Video of the Week: How To Speak When You Don’t Have a Voice

April 17, 2019 by - 2 Comments

Video of the Week: How To Speak When You Don’t Have a Voice
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We’re always grateful for the opportunity to learn with and from people who use AAC on a day-to-day basis. Today, we turn to the BBC to share the work of Jemima Hughes, a UK-based filmmaker, in collaboration with Screen South.

Kudos to Jemima and the BBC for this video and the entire Rethinking Disability collection.

Enjoy!Video of the Week: How To Speak When You Don’t Have a Voice

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This post was written by Carole Zangari


  • Yes, the Rethinking Disability collection, and other similar work, is a great resource to dip into or to engage more deeply.

    I am especially intrigued to wonder how AAC is used in film work as a director or stage managing role.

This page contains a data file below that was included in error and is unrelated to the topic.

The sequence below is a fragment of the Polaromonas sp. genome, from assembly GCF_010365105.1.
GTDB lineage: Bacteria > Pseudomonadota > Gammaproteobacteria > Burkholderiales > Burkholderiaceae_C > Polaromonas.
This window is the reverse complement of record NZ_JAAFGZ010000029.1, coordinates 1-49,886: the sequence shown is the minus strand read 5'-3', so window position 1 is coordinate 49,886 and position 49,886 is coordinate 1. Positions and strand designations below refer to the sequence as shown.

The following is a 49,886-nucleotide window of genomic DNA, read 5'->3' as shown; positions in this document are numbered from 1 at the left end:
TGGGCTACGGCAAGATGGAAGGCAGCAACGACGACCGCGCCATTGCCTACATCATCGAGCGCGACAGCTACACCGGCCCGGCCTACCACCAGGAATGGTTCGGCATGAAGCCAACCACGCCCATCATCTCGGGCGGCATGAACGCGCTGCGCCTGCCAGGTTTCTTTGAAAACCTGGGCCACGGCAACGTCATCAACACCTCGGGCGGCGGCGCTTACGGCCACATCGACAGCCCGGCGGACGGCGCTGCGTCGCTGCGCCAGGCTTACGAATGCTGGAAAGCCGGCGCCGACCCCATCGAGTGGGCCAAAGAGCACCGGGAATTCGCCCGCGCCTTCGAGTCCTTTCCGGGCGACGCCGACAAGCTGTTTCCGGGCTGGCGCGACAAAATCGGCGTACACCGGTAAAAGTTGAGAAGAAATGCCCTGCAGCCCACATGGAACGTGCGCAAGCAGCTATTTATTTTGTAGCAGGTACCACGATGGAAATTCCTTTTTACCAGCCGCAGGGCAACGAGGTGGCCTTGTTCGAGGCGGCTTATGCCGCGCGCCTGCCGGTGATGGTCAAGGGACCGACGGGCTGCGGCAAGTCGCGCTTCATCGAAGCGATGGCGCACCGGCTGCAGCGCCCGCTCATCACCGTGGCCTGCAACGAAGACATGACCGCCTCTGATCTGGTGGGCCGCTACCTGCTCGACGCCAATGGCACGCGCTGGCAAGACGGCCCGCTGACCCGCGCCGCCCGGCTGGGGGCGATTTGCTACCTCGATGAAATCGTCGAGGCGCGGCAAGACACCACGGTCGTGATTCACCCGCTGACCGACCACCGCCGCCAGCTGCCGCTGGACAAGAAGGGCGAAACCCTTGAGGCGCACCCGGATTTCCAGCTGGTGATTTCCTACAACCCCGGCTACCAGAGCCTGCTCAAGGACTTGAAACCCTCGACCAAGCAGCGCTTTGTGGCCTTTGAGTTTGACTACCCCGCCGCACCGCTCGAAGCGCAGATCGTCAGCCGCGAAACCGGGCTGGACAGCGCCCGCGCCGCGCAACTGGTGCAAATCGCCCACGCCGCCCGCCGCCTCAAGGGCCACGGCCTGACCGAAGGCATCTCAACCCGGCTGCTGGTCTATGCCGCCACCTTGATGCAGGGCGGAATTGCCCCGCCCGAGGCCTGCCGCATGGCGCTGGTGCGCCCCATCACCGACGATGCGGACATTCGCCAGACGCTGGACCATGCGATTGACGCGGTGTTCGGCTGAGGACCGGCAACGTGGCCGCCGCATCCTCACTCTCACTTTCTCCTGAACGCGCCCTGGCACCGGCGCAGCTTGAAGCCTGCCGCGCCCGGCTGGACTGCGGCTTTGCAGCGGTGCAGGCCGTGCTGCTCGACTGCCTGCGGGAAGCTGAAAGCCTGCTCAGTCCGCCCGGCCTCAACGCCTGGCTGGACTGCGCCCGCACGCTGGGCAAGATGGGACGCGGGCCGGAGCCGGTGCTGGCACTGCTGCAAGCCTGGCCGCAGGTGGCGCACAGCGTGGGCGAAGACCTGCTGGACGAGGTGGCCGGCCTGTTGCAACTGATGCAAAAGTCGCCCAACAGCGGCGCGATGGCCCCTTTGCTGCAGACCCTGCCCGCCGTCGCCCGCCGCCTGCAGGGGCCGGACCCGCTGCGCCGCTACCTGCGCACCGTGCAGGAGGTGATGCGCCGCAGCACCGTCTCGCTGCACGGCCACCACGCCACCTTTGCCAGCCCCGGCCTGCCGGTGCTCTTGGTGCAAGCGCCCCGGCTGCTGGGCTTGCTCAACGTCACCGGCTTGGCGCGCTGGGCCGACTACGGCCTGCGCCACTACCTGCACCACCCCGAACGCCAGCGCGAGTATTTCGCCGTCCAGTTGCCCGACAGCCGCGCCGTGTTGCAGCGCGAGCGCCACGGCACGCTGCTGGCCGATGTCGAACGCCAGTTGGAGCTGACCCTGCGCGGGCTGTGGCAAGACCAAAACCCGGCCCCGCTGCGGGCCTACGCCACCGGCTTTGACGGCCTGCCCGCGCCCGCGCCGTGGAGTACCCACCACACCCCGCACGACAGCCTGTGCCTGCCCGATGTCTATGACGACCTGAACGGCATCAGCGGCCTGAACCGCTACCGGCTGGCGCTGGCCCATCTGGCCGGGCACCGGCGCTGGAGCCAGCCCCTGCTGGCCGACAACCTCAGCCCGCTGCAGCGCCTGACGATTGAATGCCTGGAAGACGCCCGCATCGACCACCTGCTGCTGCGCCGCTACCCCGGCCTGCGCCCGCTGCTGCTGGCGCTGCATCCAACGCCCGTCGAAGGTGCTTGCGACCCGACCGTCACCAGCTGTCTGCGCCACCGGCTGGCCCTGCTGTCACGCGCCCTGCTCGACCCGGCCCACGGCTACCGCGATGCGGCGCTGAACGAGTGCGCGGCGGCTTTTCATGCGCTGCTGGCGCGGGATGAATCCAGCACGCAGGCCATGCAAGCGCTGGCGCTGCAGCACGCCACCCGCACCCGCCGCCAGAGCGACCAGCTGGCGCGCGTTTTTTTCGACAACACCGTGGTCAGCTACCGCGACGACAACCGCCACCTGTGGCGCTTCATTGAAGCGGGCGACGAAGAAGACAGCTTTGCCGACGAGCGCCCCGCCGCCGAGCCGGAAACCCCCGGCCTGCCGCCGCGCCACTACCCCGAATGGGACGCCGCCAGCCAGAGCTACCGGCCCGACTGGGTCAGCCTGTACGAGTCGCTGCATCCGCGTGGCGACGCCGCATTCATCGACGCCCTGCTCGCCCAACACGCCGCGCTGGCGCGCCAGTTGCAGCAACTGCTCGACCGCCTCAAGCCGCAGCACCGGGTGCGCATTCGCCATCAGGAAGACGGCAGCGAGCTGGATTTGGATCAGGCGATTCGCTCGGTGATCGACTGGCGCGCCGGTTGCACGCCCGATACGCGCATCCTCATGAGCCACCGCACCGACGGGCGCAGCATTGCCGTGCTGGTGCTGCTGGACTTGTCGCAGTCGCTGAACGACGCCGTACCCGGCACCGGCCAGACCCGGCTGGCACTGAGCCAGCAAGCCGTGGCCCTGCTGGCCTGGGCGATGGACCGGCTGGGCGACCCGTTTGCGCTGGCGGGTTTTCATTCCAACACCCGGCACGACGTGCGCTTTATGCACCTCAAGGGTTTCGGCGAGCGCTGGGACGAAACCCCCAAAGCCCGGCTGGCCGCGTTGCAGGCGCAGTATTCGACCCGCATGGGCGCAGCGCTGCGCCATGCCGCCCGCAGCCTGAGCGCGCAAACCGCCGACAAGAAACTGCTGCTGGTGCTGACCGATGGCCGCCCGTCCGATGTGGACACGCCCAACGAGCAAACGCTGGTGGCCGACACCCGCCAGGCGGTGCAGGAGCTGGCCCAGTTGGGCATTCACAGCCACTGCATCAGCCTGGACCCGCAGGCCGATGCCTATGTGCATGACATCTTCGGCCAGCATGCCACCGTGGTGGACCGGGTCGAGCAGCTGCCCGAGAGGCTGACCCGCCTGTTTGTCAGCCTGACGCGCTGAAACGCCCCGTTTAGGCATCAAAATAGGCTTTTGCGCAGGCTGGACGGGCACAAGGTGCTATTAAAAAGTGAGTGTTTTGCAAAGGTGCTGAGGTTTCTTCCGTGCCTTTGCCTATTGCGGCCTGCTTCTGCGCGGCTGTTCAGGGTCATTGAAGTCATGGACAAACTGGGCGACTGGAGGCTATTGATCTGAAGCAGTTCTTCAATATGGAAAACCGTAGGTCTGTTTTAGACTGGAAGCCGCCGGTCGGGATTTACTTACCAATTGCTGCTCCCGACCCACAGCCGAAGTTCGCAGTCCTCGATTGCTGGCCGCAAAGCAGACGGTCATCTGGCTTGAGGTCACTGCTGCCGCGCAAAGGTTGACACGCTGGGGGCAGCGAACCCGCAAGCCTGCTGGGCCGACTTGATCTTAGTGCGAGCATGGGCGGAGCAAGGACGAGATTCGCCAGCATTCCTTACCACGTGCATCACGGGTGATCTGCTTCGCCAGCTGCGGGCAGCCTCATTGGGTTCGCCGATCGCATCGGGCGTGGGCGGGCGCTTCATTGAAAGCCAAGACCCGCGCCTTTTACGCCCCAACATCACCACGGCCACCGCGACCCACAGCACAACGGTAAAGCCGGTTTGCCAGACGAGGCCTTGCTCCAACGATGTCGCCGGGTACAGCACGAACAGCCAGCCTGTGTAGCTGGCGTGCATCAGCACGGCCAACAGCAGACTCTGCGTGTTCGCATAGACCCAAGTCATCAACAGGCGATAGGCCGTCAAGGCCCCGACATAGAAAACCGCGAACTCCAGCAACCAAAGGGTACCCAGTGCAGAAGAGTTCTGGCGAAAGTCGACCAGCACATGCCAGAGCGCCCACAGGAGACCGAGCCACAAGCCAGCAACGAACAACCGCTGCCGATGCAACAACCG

One of the most powerful things about AAC would be the *agency*.

    • Avatar photo Carole Zangari says:

      Agreed! I had a conversation recently with someone about a project to give more young people with AAC needs experiences and mentorship in this area. She mentioned that when students have drama and performing arts experiences in elementary and middle school, they are much more likely to take active roles in production aspects in high school (and, I assume, beyond). I hadn’t really thought about that, but it made perfect sense. If they get to high school and have had no prior experience with performing arts, it can be very intimidating. Giving them opportunities prior to HS may help them identify acting, screenwriting, directing, stage design, etc as areas of interest and possible career paths. I think this is a rich area for partnerships between those of us who support people with AAC needs and those who have no specific connection to disability but have the expertise to share in film making and other dramatic arts. Thanks for your comment, Adelaide.

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